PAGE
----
“In addition to RNase L, several other proteins in our cells orchestrate response to virus infection, and timely expression and coordination of response is critical to fight viral infections,” Krishnamurthy said.

Unlike the body’s response to conventional stress, these stress granules produced during virus infection orchestrate a more effective and rapid response to increase interferon production to clear viruses.

“Many viruses adapt and evade these host response pathways, and knowledge gained from these studies may help scientists find targets that can prevent serious damage to human health by harmful viruses,” Krishnamurthy said.

University Honors Faculty, Staff for Advising, Research, Teaching, Mentoring, Outreach

UToledo has announced outstanding advisors, researchers and teachers, and recipients of the Edith Rathbun Award for Outreach and Engagement for the 2019-20 academic year.

In addition, the inaugural Faculty Mentoring Award has been presented.

“It is important to recognize these dedicated and deserving award recipients, even though we were not able to hold an official ceremony this semester,” Dr. Karen Bjorkman, provost and executive vice president for academic affairs, said. “These faculty members and advisors exemplify the excellence everyone at The University of Toledo strives for every day.”

A ceremony to celebrate recipients is scheduled to take place during fall semester.

Recipients of the Outstanding Advisor Award are:

Dr. Lorie D. Gottwald, professor of medicine and chief of the Division of Dermatology in the College of Medicine and Life Sciences. She received her doctor of medicine degree from the former Medical College of Ohio in 1990. Gottwald joined the MCO faculty in 1998.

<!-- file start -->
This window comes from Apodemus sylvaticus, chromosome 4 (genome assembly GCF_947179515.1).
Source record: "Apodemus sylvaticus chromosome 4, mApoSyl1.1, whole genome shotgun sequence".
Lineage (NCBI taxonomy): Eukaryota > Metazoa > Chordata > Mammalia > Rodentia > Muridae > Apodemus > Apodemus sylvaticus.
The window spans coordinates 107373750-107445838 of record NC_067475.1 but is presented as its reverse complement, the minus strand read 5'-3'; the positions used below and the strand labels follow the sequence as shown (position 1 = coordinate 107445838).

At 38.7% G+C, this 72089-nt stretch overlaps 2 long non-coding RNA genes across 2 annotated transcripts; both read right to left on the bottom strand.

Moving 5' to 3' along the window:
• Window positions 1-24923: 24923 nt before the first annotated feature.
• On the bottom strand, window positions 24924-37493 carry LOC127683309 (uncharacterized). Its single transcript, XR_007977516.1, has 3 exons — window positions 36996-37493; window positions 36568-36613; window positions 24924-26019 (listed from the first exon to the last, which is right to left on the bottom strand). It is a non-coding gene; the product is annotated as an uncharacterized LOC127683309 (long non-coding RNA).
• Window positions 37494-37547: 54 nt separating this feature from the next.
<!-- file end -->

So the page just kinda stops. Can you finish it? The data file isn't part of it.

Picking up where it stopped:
“It is obvious to anyone who has spent time around Dr. Gottwald how much time and effort she puts toward cultivating success for her mentees,” one nominator wrote. “When one of her students is successful or reaches a goal, she shares that joy with him or her. She is very invested in her mentees.” Another noted, “Dr. Gottwald develops great relationships with her students, especially those interested in dermatology. She is friendly, positive, and always encourages students to pursue their dreams.” Another wrote, “She has frank conversations about strengths and weaknesses, and she is helpful in finding research opportunities.”

Matt Reising, academic advisor for interdisciplinary and special programs, and instructor in University College. He started advising UToledo students in 2016.

“Matt educates and empowers students by listening to them and understanding what their future goals are,” a nominator wrote. “He has a nurturing personality, substantial knowledge about academic pathways, and an overall love for helping students reach their goals.” Another wrote, “Matt creates an environment in which students feel comfortable sharing their goals, fears and concerns. He is a good listener and offers positivity, hope and vision for each of his students.” Another wrote, “I’d be lost without his knowledge and guidance of everything UToledo. I’ve bombarded him with countless emails and calls, and he shows me the way time and time again. Thanks for everything.”

Recipients of the Outstanding Research and Scholarship Award are:

Dr. A. Champa Jayasuriya, professor of orthopaedic research in the College of Medicine and Life Sciences. She joined the faculty in 2004 and also holds an adjunct faculty position with the Department of Bioengineering in the College of Engineering.

Her work focuses on injectable bone graft devices to regenerate and repair damaged human bone tissues. She is investigating biocompatible, biodegradable and injectable biomaterials that can be applied for bone regeneration via an arthroscopically administered, minimally invasive procedure. Jayasuriya’s recent research uses a 3D printer to create viable multifunctional bone grafts to regenerate damaged or lost bone tissues. In addition to bone regeneration studies, Jayasuriya’s lab is working on the delivery of drugs, antibiotics, growth factors and cells. She has received $4.6 million for her research and has authored more than 70 peer-reviewed articles, which have approximately 1,750 citations.